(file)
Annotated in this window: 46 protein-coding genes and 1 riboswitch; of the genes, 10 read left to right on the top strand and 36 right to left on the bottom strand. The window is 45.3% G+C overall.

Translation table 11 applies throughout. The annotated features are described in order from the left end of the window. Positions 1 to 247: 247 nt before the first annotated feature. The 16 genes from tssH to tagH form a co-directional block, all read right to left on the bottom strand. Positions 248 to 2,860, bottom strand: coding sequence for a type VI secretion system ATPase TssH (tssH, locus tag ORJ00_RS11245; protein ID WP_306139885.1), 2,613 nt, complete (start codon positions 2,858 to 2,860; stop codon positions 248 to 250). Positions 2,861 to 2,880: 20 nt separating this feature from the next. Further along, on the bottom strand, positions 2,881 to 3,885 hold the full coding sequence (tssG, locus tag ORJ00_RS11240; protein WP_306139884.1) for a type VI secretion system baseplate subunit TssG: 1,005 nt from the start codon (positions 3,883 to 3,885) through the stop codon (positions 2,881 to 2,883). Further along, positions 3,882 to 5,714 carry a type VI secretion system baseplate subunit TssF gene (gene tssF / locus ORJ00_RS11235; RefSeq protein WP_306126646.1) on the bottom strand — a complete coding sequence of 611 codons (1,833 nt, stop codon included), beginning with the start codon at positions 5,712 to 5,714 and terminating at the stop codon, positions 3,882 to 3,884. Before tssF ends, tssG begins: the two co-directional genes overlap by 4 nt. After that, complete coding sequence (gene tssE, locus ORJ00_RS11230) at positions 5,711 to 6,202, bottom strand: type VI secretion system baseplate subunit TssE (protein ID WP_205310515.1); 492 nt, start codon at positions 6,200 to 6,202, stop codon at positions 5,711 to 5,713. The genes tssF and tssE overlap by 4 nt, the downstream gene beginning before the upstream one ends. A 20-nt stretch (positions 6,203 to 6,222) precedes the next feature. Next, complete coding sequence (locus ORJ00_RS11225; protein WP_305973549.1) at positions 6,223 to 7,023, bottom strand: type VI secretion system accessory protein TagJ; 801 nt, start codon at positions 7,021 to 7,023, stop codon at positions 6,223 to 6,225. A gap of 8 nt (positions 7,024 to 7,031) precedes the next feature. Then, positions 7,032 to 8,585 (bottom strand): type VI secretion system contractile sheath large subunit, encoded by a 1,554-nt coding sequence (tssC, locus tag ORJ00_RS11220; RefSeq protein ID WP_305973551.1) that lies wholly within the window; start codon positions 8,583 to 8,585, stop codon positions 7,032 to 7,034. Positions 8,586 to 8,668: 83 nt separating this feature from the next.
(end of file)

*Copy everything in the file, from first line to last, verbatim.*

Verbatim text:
Annotated in this window: 46 protein-coding genes and 1 riboswitch; of the genes, 10 read left to right on the top strand and 36 right to left on the bottom strand. The window is 45.3% G+C overall.

Translation table 11 applies throughout. The annotated features are described in order from the left end of the window. Positions 1 to 247: 247 nt before the first annotated feature. The 16 genes from tssH to tagH form a co-directional block, all read right to left on the bottom strand. Positions 248 to 2,860, bottom strand: coding sequence for a type VI secretion system ATPase TssH (tssH, locus tag ORJ00_RS11245; protein ID WP_306139885.1), 2,613 nt, complete (start codon positions 2,858 to 2,860; stop codon positions 248 to 250). Positions 2,861 to 2,880: 20 nt separating this feature from the next. Further along, on the bottom strand, positions 2,881 to 3,885 hold the full coding sequence (tssG, locus tag ORJ00_RS11240; protein WP_306139884.1) for a type VI secretion system baseplate subunit TssG: 1,005 nt from the start codon (positions 3,883 to 3,885) through the stop codon (positions 2,881 to 2,883). Further along, positions 3,882 to 5,714 carry a type VI secretion system baseplate subunit TssF gene (gene tssF / locus ORJ00_RS11235; RefSeq protein WP_306126646.1) on the bottom strand — a complete coding sequence of 611 codons (1,833 nt, stop codon included), beginning with the start codon at positions 5,712 to 5,714 and terminating at the stop codon, positions 3,882 to 3,884. Before tssF ends, tssG begins: the two co-directional genes overlap by 4 nt. After that, complete coding sequence (gene tssE, locus ORJ00_RS11230) at positions 5,711 to 6,202, bottom strand: type VI secretion system baseplate subunit TssE (protein ID WP_205310515.1); 492 nt, start codon at positions 6,200 to 6,202, stop codon at positions 5,711 to 5,713. The genes tssF and tssE overlap by 4 nt, the downstream gene beginning before the upstream one ends. A 20-nt stretch (positions 6,203 to 6,222) precedes the next feature. Next, complete coding sequence (locus ORJ00_RS11225; protein WP_305973549.1) at positions 6,223 to 7,023, bottom strand: type VI secretion system accessory protein TagJ; 801 nt, start codon at positions 7,021 to 7,023, stop codon at positions 6,223 to 6,225. A gap of 8 nt (positions 7,024 to 7,031) precedes the next feature. Then, positions 7,032 to 8,585 (bottom strand): type VI secretion system contractile sheath large subunit, encoded by a 1,554-nt coding sequence (tssC, locus tag ORJ00_RS11220; RefSeq protein ID WP_305973551.1) that lies wholly within the window; start codon positions 8,583 to 8,585, stop codon positions 7,032 to 7,034. Positions 8,586 to 8,668: 83 nt separating this feature from the next.